Oregon Governor Katie Brown has announced the impending retirement of the state’s chief education officer, Nancy Golden.
Golden is retiring after a recent legislative reorganization left her with a staff but demolished the board led by the governor that was in charge of all education spending.
“Nancy has put Oregon on the road to improve educational outcomes for every Oregon student. She has been tireless in her commitment to equity and closing the opportunity gap, making progress toward the goal of a seamless education system from birth to career. While Nancy’s knowledge and inspiring leadership will be missed, she has created an excellent foundation for us to build upon,” said Brown in a statement.
Golden, who started her career in 1974 as a special education teacher, said that she had not intended on the job becoming a long-term position, adding that she had come out of retirement to take the post and had promised her family she would not hold it long.
Her statement affirmed that now was a good time to retire, as the recent legislative session had included a number of educational investments and she believes the governor will do all she can to build on what they had started concerning a “cradle-to-career system” that would create more opportunities for all students in Oregon.
Golden had previously accepted the position of education policy adviser in 2011 by then-Governor John Kitzhaber. However, she left after lawmakers created the Oregon Education Investment Board that session. While the governor hoped the board would oversee all education spending from early childhood to post-graduate, Golden ended up on the board when the governor, who was chairman, could not attend. She was then named chief education officer in 2013, writes Peter Wong for The Portland Tribune.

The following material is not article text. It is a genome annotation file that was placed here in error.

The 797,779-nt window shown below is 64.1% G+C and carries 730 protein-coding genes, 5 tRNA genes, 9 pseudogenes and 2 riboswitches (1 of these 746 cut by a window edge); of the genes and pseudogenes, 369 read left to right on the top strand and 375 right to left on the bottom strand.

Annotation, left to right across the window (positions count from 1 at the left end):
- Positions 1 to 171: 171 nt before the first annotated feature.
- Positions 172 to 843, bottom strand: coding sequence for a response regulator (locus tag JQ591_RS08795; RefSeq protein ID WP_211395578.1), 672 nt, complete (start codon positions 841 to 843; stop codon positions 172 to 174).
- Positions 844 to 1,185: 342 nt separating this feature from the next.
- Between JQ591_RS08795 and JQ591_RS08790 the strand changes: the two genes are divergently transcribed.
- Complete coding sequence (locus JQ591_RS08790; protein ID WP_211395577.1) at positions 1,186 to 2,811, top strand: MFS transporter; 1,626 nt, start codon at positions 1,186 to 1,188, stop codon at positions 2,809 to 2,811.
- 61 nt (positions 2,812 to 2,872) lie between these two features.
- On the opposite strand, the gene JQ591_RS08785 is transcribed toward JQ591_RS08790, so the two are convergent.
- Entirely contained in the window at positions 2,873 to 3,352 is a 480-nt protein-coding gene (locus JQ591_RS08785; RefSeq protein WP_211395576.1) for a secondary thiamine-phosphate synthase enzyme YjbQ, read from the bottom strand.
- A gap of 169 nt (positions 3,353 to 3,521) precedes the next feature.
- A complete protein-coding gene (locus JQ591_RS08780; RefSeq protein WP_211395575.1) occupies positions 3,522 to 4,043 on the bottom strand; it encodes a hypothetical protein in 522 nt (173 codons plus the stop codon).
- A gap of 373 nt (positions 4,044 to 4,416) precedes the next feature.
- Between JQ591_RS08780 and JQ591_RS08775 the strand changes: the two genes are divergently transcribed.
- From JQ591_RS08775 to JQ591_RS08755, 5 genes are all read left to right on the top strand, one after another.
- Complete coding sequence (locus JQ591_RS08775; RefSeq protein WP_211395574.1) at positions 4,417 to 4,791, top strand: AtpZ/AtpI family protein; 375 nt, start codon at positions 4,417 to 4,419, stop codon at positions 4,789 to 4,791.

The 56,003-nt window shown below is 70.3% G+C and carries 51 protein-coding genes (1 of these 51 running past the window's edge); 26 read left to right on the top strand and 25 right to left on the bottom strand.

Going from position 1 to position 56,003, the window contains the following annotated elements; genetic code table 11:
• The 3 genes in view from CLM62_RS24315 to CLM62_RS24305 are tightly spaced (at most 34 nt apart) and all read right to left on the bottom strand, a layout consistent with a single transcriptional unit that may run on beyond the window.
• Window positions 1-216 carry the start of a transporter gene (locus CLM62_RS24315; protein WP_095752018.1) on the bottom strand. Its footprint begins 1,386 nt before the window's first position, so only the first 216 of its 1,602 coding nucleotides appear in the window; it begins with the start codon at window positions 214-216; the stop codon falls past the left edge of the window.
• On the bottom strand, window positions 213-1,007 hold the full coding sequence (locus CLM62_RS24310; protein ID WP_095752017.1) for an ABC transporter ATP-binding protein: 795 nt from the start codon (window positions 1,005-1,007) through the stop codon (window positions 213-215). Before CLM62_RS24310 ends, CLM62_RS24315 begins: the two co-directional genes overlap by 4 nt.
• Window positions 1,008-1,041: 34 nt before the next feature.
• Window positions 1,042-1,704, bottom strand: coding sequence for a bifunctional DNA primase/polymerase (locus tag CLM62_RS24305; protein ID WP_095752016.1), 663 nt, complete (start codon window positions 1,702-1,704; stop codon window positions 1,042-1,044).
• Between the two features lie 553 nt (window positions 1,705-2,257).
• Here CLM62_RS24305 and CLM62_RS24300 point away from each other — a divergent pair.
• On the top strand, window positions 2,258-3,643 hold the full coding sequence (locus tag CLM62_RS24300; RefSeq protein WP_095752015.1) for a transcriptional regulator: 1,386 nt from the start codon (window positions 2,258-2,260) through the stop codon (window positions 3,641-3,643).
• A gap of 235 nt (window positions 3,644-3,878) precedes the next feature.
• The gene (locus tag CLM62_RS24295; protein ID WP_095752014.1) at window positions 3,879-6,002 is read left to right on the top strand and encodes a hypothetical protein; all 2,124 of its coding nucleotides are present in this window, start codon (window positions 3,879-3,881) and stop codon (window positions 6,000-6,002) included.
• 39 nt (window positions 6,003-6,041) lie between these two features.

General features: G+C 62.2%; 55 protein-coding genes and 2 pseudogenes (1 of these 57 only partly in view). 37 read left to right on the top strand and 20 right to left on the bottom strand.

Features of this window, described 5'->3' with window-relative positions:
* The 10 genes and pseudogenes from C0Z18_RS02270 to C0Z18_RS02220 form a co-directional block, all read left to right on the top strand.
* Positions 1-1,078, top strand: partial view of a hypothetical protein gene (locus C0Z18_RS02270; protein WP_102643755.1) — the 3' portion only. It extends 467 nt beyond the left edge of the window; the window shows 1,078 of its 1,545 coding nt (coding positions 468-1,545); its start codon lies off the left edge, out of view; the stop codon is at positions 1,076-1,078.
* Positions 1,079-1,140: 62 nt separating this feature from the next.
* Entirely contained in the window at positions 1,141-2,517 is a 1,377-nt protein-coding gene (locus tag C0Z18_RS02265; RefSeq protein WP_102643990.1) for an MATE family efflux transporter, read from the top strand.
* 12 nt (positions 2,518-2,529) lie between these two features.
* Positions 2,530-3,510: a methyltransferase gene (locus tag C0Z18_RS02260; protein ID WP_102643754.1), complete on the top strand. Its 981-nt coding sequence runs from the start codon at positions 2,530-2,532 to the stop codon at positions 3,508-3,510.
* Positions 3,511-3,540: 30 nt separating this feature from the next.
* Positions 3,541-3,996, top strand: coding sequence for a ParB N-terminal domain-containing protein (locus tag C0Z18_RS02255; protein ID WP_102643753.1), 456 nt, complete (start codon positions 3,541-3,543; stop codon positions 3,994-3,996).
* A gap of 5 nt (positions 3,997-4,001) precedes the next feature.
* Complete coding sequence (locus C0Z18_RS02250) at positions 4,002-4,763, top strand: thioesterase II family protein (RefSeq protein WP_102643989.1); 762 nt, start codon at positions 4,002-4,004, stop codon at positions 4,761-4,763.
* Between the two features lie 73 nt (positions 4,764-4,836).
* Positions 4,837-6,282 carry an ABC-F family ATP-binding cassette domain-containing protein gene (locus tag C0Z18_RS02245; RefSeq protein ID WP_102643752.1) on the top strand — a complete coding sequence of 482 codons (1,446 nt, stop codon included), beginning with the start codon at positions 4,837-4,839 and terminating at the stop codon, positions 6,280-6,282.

Her retirement holds significant meaning, as the position she held represents a number of education reforms Kitzhaber tried to implement. Kitzhaber hoped to streamline the state’s K-12 education system by removing the elected position of State Superintendent of Public Instruction, while at the same time investing more power into the Oregon Education Investment Board.
The board was abolished by lawmakers, leaving Golden’s position in a suspended state, as she held a position that reported to a board that did not exist. Golden’s staff, who are responsible for coordinating education on all levels, remained.
Lindsey Capps, Brown’s education advisor, will take over as interim chief education officer.
“Lindsey has been an integral part of developing our education strategy moving forward and will play a key role in implementing investments made in the 2015 session that support excellent teaching and learning and improve high school and college graduation rates,” Brown said in a statement. “We are working to deliver an education system that awakens Oregon’s children to the power of their own potential.”